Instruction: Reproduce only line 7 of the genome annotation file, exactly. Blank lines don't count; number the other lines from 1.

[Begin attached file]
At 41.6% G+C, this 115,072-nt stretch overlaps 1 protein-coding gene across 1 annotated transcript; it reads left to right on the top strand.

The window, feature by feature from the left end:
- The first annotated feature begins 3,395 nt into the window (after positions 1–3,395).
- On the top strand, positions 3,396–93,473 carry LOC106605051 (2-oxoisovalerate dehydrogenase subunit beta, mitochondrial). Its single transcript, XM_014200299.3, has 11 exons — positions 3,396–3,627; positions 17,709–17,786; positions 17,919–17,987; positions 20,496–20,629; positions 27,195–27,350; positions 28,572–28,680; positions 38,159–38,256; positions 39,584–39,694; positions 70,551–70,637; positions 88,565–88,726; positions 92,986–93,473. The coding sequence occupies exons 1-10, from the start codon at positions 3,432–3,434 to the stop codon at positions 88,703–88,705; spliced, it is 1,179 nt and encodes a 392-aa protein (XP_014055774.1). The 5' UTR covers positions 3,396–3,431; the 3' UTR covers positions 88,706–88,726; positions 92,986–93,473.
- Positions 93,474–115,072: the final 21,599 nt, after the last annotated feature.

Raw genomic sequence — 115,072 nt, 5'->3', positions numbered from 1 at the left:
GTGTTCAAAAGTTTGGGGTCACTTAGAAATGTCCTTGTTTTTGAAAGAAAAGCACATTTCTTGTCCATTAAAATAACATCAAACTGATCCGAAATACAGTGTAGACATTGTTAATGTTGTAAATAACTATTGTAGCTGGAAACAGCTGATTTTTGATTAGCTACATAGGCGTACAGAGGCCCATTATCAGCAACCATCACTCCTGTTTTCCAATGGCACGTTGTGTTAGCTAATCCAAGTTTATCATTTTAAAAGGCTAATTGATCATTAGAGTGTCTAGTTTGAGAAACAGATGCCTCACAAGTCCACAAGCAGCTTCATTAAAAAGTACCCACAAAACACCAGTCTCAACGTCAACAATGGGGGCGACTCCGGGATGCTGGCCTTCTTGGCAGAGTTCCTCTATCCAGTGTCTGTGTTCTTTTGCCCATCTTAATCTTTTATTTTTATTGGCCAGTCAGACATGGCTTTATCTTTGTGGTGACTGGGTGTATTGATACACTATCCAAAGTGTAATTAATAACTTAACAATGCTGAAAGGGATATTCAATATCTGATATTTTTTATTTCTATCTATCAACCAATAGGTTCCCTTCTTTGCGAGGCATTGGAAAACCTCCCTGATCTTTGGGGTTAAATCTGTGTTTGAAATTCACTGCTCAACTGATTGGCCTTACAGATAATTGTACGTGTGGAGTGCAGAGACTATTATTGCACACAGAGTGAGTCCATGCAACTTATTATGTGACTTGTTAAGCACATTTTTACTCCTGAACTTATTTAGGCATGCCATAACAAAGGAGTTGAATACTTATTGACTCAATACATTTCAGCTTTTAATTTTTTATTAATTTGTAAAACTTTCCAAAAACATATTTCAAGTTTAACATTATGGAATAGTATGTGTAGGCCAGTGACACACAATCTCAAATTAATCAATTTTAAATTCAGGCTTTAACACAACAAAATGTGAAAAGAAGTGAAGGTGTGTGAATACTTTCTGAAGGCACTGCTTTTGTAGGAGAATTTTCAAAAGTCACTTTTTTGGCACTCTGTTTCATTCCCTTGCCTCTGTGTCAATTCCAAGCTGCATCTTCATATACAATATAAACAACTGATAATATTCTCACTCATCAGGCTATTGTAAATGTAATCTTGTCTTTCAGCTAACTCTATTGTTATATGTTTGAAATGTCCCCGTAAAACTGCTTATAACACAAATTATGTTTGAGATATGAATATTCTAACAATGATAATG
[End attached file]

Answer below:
GTGTTCAAAAGTTTGGGGTCACTTAGAAATGTCCTTGTTTTTGAAAGAAAAGCACATTTCTTGTCCATTAAAATAACATCAAACTGATCCGAAATACAGTGTAGACATTGTTAATGTTGTAAATAACTATTGTAGCTGGAAACAGCTGATTTTTGATTAGCTACATAGGCGTACAGAGGCCCATTATCAGCAACCATCACTCCTGTTTTCCAATGGCACGTTGTGTTAGCTAATCCAAGTTTATCATTTTAAAAGGCTAATTGATCATTAGAGTGTCTAGTTTGAGAAACAGATGCCTCACAAGTCCACAAGCAGCTTCATTAAAAAGTACCCACAAAACACCAGTCTCAACGTCAACAATGGGGGCGACTCCGGGATGCTGGCCTTCTTGGCAGAGTTCCTCTATCCAGTGTCTGTGTTCTTTTGCCCATCTTAATCTTTTATTTTTATTGGCCAGTCAGACATGGCTTTATCTTTGTGGTGACTGGGTGTATTGATACACTATCCAAAGTGTAATTAATAACTTAACAATGCTGAAAGGGATATTCAATATCTGATATTTTTTATTTCTATCTATCAACCAATAGGTTCCCTTCTTTGCGAGGCATTGGAAAACCTCCCTGATCTTTGGGGTTAAATCTGTGTTTGAAATTCACTGCTCAACTGATTGGCCTTACAGATAATTGTACGTGTGGAGTGCAGAGACTATTATTGCACACAGAGTGAGTCCATGCAACTTATTATGTGACTTGTTAAGCACATTTTTACTCCTGAACTTATTTAGGCATGCCATAACAAAGGAGTTGAATACTTATTGACTCAATACATTTCAGCTTTTAATTTTTTATTAATTTGTAAAACTTTCCAAAAACATATTTCAAGTTTAACATTATGGAATAGTATGTGTAGGCCAGTGACACACAATCTCAAATTAATCAATTTTAAATTCAGGCTTTAACACAACAAAATGTGAAAAGAAGTGAAGGTGTGTGAATACTTTCTGAAGGCACTGCTTTTGTAGGAGAATTTTCAAAAGTCACTTTTTTGGCACTCTGTTTCATTCCCTTGCCTCTGTGTCAATTCCAAGCTGCATCTTCATATACAATATAAACAACTGATAATATTCTCACTCATCAGGCTATTGTAAATGTAATCTTGTCTTTCAGCTAACTCTATTGTTATATGTTTGAAATGTCCCCGTAAAACTGCTTATAACACAAATTATGTTTGAGATATGAATATTCTAACAATGATAATG